It also may be that the anti-immigrant folks are getting ignored because they have a tendency to be cranks. Evidence of the latter hypothesis can be found on Peter Brimelow's Web site, VDare.com, which features an article by James Fulford on Walied Shater, the Arab-American Secret Service man who is threatening to make a federal case out of his run-in with an American Airlines pilot. We have criticized Shater's behavior, but Fulford objects to his ethnicity:

*** QUOTE ***

My question is one that no one seems to have asked: Why does W. have an Arab bodyguard anyway? . . .

Anwar Sadat was assassinated by his own troops (Bin Laden and friends have been linked to that incident). But Sadat didn't have any choice about being guarded by Arabs. Indira Gandhi was assassinated by her Sikh bodyguard. She did have a choice about being guarded by Sikhs, rather than Hindus, at a time when her troops were engaged in clearing Sikh terrorists out of the Sikh temple. In bullet-riddled retrospect, her choice was wrong. . . .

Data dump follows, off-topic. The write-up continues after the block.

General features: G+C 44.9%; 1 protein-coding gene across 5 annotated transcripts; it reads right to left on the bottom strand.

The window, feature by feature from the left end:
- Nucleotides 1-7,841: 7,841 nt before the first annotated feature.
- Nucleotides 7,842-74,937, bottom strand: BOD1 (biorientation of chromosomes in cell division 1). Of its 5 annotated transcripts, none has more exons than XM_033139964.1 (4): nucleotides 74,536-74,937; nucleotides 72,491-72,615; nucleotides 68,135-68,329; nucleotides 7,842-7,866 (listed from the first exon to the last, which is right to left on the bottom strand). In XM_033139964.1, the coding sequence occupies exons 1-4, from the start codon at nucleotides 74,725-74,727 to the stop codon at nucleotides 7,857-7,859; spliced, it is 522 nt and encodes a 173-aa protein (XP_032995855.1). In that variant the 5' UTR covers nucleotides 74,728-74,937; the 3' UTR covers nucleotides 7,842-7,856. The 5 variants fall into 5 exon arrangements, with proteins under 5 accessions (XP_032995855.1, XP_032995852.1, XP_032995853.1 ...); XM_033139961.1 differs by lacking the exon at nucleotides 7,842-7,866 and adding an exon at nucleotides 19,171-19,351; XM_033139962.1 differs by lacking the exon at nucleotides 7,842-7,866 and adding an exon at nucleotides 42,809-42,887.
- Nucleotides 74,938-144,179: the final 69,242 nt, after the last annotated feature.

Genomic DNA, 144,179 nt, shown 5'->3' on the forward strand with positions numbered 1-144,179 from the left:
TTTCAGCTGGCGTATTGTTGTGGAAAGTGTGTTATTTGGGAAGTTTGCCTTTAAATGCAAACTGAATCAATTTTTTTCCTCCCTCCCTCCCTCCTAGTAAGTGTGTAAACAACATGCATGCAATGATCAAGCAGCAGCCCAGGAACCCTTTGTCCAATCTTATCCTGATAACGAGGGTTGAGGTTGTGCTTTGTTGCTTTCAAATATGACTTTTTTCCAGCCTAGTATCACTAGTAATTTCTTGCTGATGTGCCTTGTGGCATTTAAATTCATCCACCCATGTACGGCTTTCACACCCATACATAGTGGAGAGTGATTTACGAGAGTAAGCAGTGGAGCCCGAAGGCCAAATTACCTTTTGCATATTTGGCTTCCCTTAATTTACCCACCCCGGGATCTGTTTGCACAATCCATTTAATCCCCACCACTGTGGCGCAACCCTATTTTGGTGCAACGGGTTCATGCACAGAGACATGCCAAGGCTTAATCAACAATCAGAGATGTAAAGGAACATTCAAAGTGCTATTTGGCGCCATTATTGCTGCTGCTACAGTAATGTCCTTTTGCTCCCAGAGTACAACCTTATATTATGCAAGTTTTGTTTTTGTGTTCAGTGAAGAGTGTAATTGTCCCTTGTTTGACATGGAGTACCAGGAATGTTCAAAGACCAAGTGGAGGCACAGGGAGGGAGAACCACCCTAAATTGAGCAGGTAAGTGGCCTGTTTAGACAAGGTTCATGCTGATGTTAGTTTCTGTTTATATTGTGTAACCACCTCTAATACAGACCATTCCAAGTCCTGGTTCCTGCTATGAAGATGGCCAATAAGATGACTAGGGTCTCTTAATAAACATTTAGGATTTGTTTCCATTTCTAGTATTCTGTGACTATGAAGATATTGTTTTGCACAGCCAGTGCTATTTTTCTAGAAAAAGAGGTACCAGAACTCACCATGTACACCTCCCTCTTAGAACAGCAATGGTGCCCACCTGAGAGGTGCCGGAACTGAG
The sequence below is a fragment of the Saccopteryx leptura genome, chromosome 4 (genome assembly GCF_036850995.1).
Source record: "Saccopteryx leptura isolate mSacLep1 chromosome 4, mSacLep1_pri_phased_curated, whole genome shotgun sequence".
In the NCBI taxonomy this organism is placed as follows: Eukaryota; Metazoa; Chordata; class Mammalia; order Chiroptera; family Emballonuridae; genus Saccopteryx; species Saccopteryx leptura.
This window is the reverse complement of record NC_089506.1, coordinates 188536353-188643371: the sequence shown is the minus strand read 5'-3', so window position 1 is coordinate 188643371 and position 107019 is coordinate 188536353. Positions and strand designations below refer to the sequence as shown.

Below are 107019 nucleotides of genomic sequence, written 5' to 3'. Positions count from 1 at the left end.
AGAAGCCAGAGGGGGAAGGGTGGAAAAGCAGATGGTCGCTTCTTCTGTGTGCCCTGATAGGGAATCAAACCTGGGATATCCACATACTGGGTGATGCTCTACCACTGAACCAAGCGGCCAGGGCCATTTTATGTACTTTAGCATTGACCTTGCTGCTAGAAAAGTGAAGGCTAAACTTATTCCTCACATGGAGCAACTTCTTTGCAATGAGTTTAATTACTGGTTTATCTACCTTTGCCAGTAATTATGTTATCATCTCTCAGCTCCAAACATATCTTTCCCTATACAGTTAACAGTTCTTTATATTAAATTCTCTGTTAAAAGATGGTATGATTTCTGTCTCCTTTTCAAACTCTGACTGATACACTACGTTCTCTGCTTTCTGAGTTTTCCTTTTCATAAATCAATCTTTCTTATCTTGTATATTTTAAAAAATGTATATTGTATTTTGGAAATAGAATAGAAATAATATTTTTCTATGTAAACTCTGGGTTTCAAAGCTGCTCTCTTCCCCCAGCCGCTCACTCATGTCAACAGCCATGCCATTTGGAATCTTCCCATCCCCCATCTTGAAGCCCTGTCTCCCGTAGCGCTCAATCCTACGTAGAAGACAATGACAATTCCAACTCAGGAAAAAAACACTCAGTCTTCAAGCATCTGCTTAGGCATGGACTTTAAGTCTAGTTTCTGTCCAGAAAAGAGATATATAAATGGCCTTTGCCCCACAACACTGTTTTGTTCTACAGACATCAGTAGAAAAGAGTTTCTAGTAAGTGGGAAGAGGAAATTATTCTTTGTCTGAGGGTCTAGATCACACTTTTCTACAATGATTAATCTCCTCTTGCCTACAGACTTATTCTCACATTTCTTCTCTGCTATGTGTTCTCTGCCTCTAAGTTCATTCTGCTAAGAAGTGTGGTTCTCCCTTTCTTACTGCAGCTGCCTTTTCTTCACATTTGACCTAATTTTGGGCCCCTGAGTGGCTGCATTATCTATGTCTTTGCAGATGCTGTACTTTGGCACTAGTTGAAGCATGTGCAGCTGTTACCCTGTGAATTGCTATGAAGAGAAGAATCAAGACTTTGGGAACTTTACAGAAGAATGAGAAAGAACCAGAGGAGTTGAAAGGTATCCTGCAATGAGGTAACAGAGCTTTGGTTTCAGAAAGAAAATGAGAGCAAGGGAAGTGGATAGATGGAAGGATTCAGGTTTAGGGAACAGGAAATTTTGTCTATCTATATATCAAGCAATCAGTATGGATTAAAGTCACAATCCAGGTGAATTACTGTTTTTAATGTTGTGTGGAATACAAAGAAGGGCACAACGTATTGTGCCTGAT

President Bush seems to be irate that his bodyguard couldn't get on the plane. . . . What makes me [upset]--even madder than heck--is that Bush, who is involved in a War on Arab Terrorism, is so politically correct that he apparently sees nothing wrong with being guarded by a man who may decide, on principle, to kill him.

*** END QUOTE ***

This is utterly cracked. Shater is no traitor; no one has accused him of being anything worse than a jackass. Unless all the news accounts are wrong, he is not an Arab national but an American of Arab descent. If Fulford had been around in 1944, would he have complained that the supreme allied commander in Europe was a "German"?

Intelligence at Sea http://www.washingtontimes.com/national/20020115-76931312.htm

"U.S. intelligence agencies helped Israel track down a Palestinian ship that tried to smuggle a large supply of weapons obtained from Iran," The Washignton Times' Bill Gertz reports. "U.S. intelligence agencies, using various high-tech intelligence-gathering means, were able to identify the Karine A after it loaded the weapons near Iran's Kish Island, some 300 miles north of the major Iranian naval port of Bandar Abbas."

Hmm, maybe they could brief Colin Powell http://opinionjournal.com/best/?id=95001718#explain and explain just what the ship was up to.

Osama at Sea http://abcnews.go.com/sections/world/DailyNews/escape020114.html

There's another ship they may want to keep an eye out for. ABC News reports that "an intelligence analysis sent to the CIA director last week concluded Osama bin Laden has escaped American efforts to find him in Afghanistan and that he most likely has fled the entire region by sea."

Roundup in Pakistan http://www.nytimes.com/2002/01/15/international/asia/15STAN.html